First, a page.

Predictive technology is making big strides in making these more curated experiences accurate. Facebook’s facial recognition technology is making use of their extensive data on user tagging so they can auto-tag your photographs when you post them. This technology may be more accurate than that of law enforcement. Netflix’s House of Cards was famously made by using data to understand that a political drama starring Kevin Spacey directed by David Fincher would be popular. An important consideration with using predictive data for customer recommendations is providing said data to customers.
Personalization is changing the landscape all over. I went to a talk by Karlie Kloss and Sara Wilson about technology and its role in Fashion Week. Models and editors can now deliver a more personal experience to a massive audience using Instagram and Twitter. They can let people into their lives remotely and enable fan interaction. Vogue recently had a cover featuring nine models with large Instagram followings.
Companies are integrating data into their operations in a variety of ways. Capital One is experimenting with personalized financial recommendations AND personalized offers / rewards recommendations in new apps Ideas and Level Money. Ideas provides recommendations for different types of activities in 4 beta markets: NYC, LA, Richmond, and DC. Level Money lets customers link accounts and program in budgets and receive alerts and content depending on their spending.
For television, companies are looking to make the experience more intimate for viewers. Some companies are experimenting with companion apps, especially in the UK. These might let viewers answer quizzes or play related games while watching. Other companies are trying to make promotions / advertisements more personal. For Game of Thrones Season 5, HBO ran a promotion called The Sight in which people would get text messages with video links that would disappear. The videos would be different for different users but communicate small snippets of information about the upcoming season in the guise of visions / dreams. In Spain, Canal + ran a promotion called 19 Reinos that turned all of Spain into an interactive Game of Thrones-themed game played via multiple different channels: Twitter, Facebook, brand websites, and physical stores. Customers all over the world are looking for targeted, personal experiences. User experience research is one way companies try to identify what kinds of experiences are most valuable to customers. Airbnb mentioned that when they redesigned their website, they made sure to keep the hosts involved in the process since their feedback was critical to its success. There was a fantastic talk by Etsy about how user experience feedback, both from users and from their clickstream data, was extremely valuable to their design process and their feature prioritization. Part of Capital One Labs’ approach to every project is a pilot study with 5-10k end users to understand how they’re using the product.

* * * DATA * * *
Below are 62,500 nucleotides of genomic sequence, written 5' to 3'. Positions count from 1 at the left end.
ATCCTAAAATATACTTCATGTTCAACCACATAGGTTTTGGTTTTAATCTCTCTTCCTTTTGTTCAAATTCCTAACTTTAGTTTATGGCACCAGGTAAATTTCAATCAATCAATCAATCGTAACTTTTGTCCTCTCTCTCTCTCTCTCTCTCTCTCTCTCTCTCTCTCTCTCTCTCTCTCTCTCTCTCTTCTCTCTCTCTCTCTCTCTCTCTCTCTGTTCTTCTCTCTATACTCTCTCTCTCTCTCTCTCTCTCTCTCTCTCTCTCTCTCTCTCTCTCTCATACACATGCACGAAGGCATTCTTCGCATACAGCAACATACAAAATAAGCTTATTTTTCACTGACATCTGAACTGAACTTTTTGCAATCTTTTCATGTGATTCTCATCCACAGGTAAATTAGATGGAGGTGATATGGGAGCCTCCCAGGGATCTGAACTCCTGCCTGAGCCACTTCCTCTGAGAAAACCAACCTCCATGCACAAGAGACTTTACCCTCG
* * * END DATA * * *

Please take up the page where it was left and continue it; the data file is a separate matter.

Stay tuned for more SXSW recaps in the coming months!